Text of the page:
Ready-to-eat (RTE) meats are products sold to consumers which do not require significant further processing except re-heating or completion of cooking process. These meats may constitute a likely potential hazard to human health due to non-compliance with food safety regulations by food handlers. This study was aimed at evaluating the bacteriological safety of RTE roasted meats sold by selected food vendors in Lukaya and Najembe highway markets. Bacteriological analyses were conducted on 20 samples for each of the three meat products which included chicken, beef and goat meat during dry and wet seasons. ISO standard methods were used in the laboratory to test for presence of coliforms, Escherichia coli and Staphylococcus aureus. Most samples (68.3%) were contaminated and exceeded the recommended microbial contaminant limit (MCL). S. aureus was high in beef and chicken where it appeared in 85% of the samples for each product. S. aureus was also in 75% of goat meat samples. E. coli was high in chicken (50%), followed by beef (45%) and goat meat (35%) samples. Contamination was slightly higher in the wet season. S. aureus was the main contaminant. Most RTE meats that are sold in highway markets were highly contaminated. This result should draw the attention of relevant authorities to ensure that adequate hygienic standards and regular monitoring of the quality of RTE meats are improved and practiced to avoid possible foodborne infections.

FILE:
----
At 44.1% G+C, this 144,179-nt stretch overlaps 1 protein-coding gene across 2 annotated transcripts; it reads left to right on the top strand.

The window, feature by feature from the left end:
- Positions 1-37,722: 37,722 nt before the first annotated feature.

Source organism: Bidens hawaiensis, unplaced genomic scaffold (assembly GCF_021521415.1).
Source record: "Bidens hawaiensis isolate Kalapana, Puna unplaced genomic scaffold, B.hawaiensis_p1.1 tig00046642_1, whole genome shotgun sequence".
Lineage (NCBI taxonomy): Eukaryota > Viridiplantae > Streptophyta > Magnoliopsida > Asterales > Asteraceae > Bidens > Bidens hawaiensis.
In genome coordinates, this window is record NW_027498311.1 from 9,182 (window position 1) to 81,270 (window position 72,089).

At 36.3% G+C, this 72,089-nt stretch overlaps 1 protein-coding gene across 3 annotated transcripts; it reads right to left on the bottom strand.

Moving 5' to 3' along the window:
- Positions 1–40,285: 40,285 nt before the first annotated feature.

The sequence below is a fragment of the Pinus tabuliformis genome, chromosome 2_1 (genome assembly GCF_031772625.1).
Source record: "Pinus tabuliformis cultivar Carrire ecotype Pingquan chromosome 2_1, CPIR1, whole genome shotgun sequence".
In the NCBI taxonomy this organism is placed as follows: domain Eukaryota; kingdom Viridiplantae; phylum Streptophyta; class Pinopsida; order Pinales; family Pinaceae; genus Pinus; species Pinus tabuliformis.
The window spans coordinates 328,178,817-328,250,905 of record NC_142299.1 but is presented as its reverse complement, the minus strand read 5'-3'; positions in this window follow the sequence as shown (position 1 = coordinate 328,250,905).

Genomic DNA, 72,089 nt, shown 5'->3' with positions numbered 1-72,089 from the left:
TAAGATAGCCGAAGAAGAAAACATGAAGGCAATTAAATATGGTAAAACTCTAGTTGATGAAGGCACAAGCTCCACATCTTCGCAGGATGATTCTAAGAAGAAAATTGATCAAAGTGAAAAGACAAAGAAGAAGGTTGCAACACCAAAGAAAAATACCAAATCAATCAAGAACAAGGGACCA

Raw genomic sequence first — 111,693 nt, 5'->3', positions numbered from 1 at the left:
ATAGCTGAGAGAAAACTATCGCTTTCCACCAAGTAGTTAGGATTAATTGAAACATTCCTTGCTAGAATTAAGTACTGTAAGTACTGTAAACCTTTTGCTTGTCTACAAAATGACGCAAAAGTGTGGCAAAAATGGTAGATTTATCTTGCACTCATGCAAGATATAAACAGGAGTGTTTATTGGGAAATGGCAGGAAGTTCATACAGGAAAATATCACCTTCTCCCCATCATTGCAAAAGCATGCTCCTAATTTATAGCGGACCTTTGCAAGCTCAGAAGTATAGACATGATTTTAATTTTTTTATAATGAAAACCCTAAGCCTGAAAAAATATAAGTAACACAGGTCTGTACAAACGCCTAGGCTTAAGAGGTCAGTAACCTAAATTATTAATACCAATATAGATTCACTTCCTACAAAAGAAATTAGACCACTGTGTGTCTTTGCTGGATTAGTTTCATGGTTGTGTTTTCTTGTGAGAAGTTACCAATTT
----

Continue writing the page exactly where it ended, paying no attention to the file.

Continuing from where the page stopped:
Key words: Ready-to-eat meats, contamination, coliforms, Staphylococcus aureus, highway markets.
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